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Centuries from Kane Williamson and Ross Taylor secured a comfortable draw in the second test against England today, giving the Black Caps a 1-0 series win after their first test victory in Mount Maunganui.
It secured the Black Caps' seventh series win in their last eight test series, and they haven't lost a series since March 2017 - a record run which has them rightly ranked second in the world.
However, during that spell they haven't faced opposition even close to what looms this summer; opposition which will determine just how good this team is.
It doesn't get much tougher than that, but the Black Caps' recent performances have shown that while they might not be favoured to win any of the five tests, they certainly won't go down without a fight.
Taylor and Williamson proved that much today, with an unbroken 213-run partnership – a New Zealand third-wicket record against England - denying England's slim chance of victory, after they had earned a glimmer of hope after reducing the hosts to 28-2 the night before.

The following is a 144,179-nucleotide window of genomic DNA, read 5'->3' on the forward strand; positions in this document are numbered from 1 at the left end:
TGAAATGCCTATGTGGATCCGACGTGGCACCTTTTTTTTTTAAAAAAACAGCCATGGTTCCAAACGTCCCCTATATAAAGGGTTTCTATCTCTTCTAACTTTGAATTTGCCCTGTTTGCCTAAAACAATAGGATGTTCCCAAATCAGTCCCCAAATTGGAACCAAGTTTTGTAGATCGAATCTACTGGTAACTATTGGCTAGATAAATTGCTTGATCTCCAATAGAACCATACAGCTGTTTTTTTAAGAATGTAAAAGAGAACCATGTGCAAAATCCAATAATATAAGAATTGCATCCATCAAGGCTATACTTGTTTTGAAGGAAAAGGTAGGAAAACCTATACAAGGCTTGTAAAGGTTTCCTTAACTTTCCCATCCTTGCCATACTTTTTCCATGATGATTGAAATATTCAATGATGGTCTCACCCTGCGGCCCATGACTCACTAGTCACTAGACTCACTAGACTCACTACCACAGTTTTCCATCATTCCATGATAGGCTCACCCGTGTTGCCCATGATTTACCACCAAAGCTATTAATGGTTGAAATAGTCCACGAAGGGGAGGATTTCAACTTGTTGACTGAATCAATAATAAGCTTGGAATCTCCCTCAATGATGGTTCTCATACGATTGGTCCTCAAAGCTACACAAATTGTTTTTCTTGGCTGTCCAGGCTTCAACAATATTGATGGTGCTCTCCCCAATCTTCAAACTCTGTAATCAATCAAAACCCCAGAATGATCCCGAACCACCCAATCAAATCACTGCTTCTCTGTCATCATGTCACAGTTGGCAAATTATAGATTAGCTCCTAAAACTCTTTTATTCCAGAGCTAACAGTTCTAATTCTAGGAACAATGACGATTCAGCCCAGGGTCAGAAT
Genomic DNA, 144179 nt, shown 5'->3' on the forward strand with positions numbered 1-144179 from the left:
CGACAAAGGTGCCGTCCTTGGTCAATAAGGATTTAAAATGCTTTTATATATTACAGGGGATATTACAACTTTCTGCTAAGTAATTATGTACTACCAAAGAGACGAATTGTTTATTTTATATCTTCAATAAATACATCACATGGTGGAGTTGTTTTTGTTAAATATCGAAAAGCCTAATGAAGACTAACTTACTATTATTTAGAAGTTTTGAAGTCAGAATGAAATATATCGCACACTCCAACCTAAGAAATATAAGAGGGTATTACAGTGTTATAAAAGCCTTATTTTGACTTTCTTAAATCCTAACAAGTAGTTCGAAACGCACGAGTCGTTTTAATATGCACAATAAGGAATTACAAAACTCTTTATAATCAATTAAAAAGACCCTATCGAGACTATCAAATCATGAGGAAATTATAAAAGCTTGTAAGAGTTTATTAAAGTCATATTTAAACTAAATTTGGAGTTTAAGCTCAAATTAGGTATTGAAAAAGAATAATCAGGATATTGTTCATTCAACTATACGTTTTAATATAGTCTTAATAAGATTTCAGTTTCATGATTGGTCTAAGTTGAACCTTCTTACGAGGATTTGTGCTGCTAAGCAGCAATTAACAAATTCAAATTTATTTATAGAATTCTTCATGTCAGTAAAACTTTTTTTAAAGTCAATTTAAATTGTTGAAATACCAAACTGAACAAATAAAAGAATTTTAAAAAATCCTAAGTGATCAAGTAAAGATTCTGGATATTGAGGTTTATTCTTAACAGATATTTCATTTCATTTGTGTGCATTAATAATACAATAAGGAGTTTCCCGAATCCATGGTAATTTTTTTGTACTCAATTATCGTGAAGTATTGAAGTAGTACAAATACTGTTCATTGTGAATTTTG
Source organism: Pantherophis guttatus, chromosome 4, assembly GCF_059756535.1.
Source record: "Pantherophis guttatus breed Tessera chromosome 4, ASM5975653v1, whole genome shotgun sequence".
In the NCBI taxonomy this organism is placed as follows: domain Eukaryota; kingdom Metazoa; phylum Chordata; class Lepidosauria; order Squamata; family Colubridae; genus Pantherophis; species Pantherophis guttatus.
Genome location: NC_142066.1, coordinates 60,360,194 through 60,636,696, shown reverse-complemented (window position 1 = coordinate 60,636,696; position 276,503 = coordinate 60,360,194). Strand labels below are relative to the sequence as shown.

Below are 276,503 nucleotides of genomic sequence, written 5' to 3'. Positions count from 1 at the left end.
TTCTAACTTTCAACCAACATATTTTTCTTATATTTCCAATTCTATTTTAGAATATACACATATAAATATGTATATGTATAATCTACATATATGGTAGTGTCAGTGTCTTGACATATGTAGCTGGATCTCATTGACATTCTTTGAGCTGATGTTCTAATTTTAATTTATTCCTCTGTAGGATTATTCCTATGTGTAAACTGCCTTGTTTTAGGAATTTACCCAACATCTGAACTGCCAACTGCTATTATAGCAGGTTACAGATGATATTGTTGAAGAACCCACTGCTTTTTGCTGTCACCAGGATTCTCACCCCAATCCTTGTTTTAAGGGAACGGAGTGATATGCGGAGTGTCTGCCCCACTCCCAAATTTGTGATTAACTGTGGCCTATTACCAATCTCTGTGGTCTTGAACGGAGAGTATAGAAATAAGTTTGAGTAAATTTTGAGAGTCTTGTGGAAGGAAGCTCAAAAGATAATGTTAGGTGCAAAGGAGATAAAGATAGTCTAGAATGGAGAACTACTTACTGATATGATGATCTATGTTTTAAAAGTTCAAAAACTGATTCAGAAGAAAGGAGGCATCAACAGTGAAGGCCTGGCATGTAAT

Taylor became the second New Zealander, after Stephen Fleming, to reach 7000 test runs as he finished unbeaten on 105, bringing up his 19th test century two balls before rain fell to end the test.
Williamson reached his 21st test ton as well before the close of play, finishing unbeaten on 104, but in fairness, he shouldn't have even had the opportunity to reach the landmark, after being given two remarkable let-offs by the English fielders.
Ollie Pope shelled a regulation catch when Williamson gloved Ben Stokes down leg on 39, but the real magic was saved for when the skipper was on 62, and spooned the simplest of catches to Joe Denly at short midwicket.
The bowler, Jofra Archer, was so sure he'd finally taken a wicket that he squealed in delight and reeled away in celebration, only to look back and see the chance shelled, and the rest of the English team standing in stunned silence.
Williamson was just as perplexed at the almighty reprieve – immediately deemed as one of the worst dropped catches in cricket history – and he was nearly run out on 97 as well, but Sam Curran missed his throw at the stumps, with Williamson having completely given up on making his ground.
Two balls later, he raised his century, and with rain looming, Taylor rapidly did the same. On 89, Taylor needed just three further deliveries to reach his milestone, smacking Joe Root over square leg for four, six and six in successive balls to celebrate another ton.
Rain ensured that would be the last act of the series - a further series ending in success for the Black Caps as they celebrated with another trophy.
Next on the agenda? Ensuring they have reason to celebrate in Australia.